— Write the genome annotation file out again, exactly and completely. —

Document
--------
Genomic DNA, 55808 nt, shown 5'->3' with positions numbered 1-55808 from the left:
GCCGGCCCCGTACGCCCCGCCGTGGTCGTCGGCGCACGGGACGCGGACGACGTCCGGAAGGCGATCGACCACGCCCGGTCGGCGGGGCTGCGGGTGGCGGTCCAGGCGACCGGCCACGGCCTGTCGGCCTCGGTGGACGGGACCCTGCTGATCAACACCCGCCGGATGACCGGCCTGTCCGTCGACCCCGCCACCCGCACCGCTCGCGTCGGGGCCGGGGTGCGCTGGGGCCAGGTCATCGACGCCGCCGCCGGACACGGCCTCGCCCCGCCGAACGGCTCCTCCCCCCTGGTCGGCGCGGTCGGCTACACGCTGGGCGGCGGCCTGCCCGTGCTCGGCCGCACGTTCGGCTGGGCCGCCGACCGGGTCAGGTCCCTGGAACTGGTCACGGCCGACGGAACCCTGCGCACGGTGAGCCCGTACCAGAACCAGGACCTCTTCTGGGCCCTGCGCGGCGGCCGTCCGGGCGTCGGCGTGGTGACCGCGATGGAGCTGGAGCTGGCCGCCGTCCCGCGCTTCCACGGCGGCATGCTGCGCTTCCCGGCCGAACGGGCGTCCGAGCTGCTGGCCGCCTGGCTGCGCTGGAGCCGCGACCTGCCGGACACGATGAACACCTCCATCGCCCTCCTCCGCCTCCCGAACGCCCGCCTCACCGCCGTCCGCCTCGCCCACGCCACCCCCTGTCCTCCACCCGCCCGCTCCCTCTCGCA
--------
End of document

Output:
Genomic DNA, 55808 nt, shown 5'->3' with positions numbered 1-55808 from the left:
GCCGGCCCCGTACGCCCCGCCGTGGTCGTCGGCGCACGGGACGCGGACGACGTCCGGAAGGCGATCGACCACGCCCGGTCGGCGGGGCTGCGGGTGGCGGTCCAGGCGACCGGCCACGGCCTGTCGGCCTCGGTGGACGGGACCCTGCTGATCAACACCCGCCGGATGACCGGCCTGTCCGTCGACCCCGCCACCCGCACCGCTCGCGTCGGGGCCGGGGTGCGCTGGGGCCAGGTCATCGACGCCGCCGCCGGACACGGCCTCGCCCCGCCGAACGGCTCCTCCCCCCTGGTCGGCGCGGTCGGCTACACGCTGGGCGGCGGCCTGCCCGTGCTCGGCCGCACGTTCGGCTGGGCCGCCGACCGGGTCAGGTCCCTGGAACTGGTCACGGCCGACGGAACCCTGCGCACGGTGAGCCCGTACCAGAACCAGGACCTCTTCTGGGCCCTGCGCGGCGGCCGTCCGGGCGTCGGCGTGGTGACCGCGATGGAGCTGGAGCTGGCCGCCGTCCCGCGCTTCCACGGCGGCATGCTGCGCTTCCCGGCCGAACGGGCGTCCGAGCTGCTGGCCGCCTGGCTGCGCTGGAGCCGCGACCTGCCGGACACGATGAACACCTCCATCGCCCTCCTCCGCCTCCCGAACGCCCGCCTCACCGCCGTCCGCCTCGCCCACGCCACCCCCTGTCCTCCACCCGCCCGCTCCCTCTCGCA